TAMPA, Fla. (WFLA) – Peak allergy season is here through mid-April, and those who suffer from allergies are pretty miserable.
Wendy Foster says she took allergy medications daily for seven or eight years. But now, instead of misery, her relief comes from her back yard. After a hive of bees infested her family’s boat, Wendy’s husband, Kyle, decided to become a beekeeper, and produce local honey. He joined the Hillsborough Beekeeper Association, and has nearly a dozen bee boxes in his back yard, each housing up to 40,000 bees.
“I’ve always wanted to raise bees. It’s just something I’ve wanted to do. My wife also has allergies and we decided that going ahead and moving forward with keeping bees could help her,” says Kyle.
The theory is that honey contains pollen, and consuming it helps you adapt to allergens, thus lessening symptoms.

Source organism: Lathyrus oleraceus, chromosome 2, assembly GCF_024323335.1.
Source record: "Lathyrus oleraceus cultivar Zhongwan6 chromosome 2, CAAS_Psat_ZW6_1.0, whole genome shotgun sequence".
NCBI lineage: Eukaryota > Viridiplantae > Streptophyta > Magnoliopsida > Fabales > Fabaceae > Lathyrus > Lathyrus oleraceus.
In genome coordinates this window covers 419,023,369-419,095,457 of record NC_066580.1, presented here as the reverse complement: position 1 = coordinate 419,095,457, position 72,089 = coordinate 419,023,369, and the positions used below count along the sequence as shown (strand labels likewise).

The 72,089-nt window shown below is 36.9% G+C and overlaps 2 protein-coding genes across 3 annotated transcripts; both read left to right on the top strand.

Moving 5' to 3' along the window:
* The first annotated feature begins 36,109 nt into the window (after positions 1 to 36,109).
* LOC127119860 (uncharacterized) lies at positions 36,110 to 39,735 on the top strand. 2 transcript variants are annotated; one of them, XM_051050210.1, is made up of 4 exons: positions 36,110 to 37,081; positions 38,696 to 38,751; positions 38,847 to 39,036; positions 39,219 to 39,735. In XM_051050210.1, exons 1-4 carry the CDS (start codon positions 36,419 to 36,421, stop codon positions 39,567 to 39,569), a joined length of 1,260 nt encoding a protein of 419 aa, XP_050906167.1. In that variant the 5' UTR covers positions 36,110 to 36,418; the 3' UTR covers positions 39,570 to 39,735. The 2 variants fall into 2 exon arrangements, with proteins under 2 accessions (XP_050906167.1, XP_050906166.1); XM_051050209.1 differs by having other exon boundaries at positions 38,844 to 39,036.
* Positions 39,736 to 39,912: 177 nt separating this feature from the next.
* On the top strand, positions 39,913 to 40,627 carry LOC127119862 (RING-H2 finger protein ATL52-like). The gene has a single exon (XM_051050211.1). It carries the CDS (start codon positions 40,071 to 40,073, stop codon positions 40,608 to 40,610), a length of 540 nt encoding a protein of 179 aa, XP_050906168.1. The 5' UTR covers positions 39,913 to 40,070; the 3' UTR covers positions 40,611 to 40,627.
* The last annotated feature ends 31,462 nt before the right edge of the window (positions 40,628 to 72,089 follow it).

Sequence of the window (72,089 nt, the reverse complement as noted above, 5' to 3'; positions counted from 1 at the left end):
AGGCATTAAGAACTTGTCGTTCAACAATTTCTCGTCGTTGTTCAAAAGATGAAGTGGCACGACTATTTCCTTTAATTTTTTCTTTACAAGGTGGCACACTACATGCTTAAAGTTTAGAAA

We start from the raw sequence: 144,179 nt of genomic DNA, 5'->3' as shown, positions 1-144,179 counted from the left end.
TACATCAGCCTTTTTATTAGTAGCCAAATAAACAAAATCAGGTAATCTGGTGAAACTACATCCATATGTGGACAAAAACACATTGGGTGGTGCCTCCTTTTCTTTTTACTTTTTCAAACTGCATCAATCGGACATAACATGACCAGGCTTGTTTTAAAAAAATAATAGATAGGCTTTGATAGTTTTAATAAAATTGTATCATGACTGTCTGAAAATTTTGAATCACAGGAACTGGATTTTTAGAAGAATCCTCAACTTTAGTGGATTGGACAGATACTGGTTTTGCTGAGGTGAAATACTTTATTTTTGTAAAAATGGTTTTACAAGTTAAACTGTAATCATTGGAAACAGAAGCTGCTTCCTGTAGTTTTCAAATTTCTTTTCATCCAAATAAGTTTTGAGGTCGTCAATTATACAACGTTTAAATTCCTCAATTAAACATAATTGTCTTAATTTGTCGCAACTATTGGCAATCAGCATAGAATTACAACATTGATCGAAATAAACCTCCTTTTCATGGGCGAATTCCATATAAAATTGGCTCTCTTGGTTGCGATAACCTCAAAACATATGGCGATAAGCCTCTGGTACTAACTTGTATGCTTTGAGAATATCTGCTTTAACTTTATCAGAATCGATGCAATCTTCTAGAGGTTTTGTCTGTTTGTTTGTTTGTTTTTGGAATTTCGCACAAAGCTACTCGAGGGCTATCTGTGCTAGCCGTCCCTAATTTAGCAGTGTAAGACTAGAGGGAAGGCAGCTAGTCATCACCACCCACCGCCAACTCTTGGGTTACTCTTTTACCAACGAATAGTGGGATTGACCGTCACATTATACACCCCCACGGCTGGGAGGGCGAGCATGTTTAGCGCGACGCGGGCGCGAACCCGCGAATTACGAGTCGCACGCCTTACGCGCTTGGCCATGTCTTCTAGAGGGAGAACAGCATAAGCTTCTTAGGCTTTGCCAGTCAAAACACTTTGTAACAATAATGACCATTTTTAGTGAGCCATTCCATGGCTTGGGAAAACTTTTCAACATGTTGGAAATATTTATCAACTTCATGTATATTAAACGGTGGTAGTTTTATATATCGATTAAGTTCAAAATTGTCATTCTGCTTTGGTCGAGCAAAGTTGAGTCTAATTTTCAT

However Dr. Richard Lockey, a professor of health, medicine, pediatrics and public health at the University of South Florida Division of Allergy and Immunology, says allergy-inducing pollen comes from oak trees, and the pollen is carried for miles by the wind, not by bees.
“Bees pollinate flowers in orange trees and other blooming trees,” Dr. Lockey said. “Those pollens don’t get in the air, so it doesn’t make any sense just from the beginning to think that honey is going to help with your allergies.”
Dr. Lockey says that relief from honey, Apple Cider Vinegar, which is said to reduce mucous, and herbal supplements including nettle leaf, are merely a placebo effect.
“Home remedies are not going to hurt you, most of them, but they’re certainly not going to help compared to the medications available today,” Dr. Lockey said.
Enjoy your honey, he says, with an antihistamine.
“Over-the-counter antihistamines are probably safer than water,” he said. “They’re definitely safer than driving in your car, and people do that every day.”
The Fosters aren’t surprised by Dr. Lockey’s reaction. But they’re still believers in bees.
“Ever since we became beekeepers,” says Wendy, “I have gone off prescription allergy medications, and rarely have to take a pill anymore.”
The Fosters encourage others to try out beekeeping. There’s a honey bee seminar on Saturday, April 8, from 9 a.m. to 3:30 p.m. at the Upper Tampa Bay Park. Registration begins at 8 a.m., and the cost is $20.
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